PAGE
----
EQA: .302
EQR: 54.1
VORP: 23.7

OPS: .896
OBP*1.4+SLG: 1.034
EQA: .298
EQR: 64.0
VORP: 29.4

And I know it's heresy, but I'm starting to think Delgado isn't the mid-season MVP anymore. I think Boone's passed him.
_DS - Monday, July 07 2003 @ 12:43 PM EDT (#98326) #
Maybe I'm bias, but seeing how Wells has progressed the past two seasons, I would take Wells any day of the week. I think Cameron is still underrated compared to other CF's (talking about you Erstad), and he won the Griffey trade for Seattle single-handedly, but Wells seems like he can still get better whereas Cameron has definitely stagnated.
_Jurgen - Monday, July 07 2003 @ 12:47 PM EDT (#98327) #
And I know mid-season Win Shares are supposedly bunk, but that won't stop me from quoting them.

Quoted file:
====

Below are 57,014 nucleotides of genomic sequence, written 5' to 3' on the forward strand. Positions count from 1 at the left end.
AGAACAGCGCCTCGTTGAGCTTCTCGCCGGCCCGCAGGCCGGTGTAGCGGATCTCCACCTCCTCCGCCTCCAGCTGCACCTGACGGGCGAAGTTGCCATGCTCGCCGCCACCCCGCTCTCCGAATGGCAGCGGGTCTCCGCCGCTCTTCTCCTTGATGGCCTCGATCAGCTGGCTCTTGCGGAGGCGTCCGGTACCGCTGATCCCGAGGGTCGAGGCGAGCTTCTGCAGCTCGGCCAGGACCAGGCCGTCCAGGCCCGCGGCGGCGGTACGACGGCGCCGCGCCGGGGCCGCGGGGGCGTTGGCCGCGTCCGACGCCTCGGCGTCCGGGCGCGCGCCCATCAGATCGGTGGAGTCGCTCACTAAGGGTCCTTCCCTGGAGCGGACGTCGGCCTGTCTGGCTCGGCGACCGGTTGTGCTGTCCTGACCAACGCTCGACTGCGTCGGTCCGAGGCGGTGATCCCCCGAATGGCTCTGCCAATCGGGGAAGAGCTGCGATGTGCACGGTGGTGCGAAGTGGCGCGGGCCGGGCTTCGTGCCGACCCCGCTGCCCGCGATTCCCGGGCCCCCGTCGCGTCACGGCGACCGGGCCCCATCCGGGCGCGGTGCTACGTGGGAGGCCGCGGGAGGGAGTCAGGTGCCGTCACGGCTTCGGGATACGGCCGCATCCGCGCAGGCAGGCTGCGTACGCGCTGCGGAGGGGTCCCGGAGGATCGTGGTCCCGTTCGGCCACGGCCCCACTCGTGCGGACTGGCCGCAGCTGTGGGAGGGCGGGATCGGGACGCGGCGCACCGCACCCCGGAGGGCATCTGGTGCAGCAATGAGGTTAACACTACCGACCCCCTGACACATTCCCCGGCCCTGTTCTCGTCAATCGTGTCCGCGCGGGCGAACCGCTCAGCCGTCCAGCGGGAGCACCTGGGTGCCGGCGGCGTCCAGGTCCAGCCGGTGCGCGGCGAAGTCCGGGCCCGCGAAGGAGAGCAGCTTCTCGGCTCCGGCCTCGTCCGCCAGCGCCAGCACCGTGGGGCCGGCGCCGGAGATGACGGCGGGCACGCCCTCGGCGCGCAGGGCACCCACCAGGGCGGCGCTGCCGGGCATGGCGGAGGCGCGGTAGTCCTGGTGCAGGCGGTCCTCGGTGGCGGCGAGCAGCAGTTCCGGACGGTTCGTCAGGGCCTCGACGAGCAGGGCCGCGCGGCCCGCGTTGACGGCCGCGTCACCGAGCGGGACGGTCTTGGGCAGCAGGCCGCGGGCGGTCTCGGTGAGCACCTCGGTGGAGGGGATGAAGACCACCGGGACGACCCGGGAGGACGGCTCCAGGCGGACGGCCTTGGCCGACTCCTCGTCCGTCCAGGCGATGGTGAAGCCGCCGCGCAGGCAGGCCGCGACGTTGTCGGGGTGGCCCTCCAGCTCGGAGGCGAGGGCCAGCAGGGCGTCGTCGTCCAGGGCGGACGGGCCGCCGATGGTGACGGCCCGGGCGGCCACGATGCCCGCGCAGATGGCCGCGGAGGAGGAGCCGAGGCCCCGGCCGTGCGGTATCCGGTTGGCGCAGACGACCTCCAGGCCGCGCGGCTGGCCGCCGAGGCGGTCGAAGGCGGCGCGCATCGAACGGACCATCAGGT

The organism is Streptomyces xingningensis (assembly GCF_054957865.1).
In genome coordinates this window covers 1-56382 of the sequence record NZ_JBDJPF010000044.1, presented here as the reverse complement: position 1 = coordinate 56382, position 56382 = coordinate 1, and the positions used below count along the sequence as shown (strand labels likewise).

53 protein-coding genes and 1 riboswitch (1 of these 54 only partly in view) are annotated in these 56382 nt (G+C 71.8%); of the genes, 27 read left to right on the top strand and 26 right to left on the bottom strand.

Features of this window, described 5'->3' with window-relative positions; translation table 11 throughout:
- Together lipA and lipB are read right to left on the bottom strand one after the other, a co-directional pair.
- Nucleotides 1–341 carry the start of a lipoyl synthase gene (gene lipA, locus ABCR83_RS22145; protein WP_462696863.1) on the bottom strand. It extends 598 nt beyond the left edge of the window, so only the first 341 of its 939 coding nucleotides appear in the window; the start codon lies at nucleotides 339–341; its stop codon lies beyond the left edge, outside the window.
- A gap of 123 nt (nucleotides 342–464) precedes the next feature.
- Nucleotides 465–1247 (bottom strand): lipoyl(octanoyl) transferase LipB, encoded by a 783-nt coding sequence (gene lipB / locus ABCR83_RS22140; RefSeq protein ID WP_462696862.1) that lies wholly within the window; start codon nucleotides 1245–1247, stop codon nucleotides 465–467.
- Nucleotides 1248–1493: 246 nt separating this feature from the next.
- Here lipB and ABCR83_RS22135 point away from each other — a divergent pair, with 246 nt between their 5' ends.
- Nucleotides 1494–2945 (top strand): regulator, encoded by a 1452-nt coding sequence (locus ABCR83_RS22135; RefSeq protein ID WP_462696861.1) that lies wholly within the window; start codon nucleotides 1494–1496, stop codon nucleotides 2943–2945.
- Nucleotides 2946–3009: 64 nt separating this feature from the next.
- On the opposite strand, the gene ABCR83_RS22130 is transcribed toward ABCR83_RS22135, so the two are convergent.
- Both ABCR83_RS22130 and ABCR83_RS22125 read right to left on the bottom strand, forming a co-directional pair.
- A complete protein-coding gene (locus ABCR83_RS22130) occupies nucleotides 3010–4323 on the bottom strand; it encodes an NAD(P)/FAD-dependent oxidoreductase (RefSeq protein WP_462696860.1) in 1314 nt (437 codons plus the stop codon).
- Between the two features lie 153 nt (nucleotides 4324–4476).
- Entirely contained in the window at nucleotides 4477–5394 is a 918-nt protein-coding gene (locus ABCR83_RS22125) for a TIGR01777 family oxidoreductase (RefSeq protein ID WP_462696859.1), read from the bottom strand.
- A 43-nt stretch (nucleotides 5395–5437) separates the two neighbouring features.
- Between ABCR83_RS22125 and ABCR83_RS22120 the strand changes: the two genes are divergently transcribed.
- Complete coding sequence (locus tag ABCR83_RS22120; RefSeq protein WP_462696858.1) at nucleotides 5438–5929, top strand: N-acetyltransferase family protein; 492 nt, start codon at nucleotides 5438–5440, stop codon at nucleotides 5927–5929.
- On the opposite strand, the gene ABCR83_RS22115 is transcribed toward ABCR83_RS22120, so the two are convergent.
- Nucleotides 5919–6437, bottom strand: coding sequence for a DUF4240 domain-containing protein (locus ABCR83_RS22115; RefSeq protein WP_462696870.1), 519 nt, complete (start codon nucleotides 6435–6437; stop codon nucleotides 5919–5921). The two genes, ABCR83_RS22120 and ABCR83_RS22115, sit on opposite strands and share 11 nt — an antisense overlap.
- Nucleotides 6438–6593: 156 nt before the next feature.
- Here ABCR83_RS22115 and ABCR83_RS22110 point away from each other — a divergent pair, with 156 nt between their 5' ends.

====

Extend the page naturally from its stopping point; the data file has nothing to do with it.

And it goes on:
Cameron's leading all AL OF:

Cameron 1st
Bat-10.67 Field-3.99 WS-15

Wells 5th
Bat-11.62 Field-2.15 WS-14

It certainly suggests that Cameron's fielding more than compensates for his "inferior" bat.
_Jurgen - Monday, July 07 2003 @ 12:50 PM EDT (#98328) #
I don't know why I put "inferior" in "quotes".

Wells definitely has the advantage at the plate, although the extent of that advantage is perhaps unfairly exaggerated due to Safeco.

And given Well's age, sure, I'd take him over Cameron. I just don't think he's there... yet.
robertdudek - Monday, July 07 2003 @ 12:57 PM EDT (#98329) #
Mid-season park factors (AL 2003)

Toronto 1.130, Seattle .903.

This means that Vernon's offensive numbers have been increased by something like 13% on the runs scale, and Cameron's have been reduced by about 10%.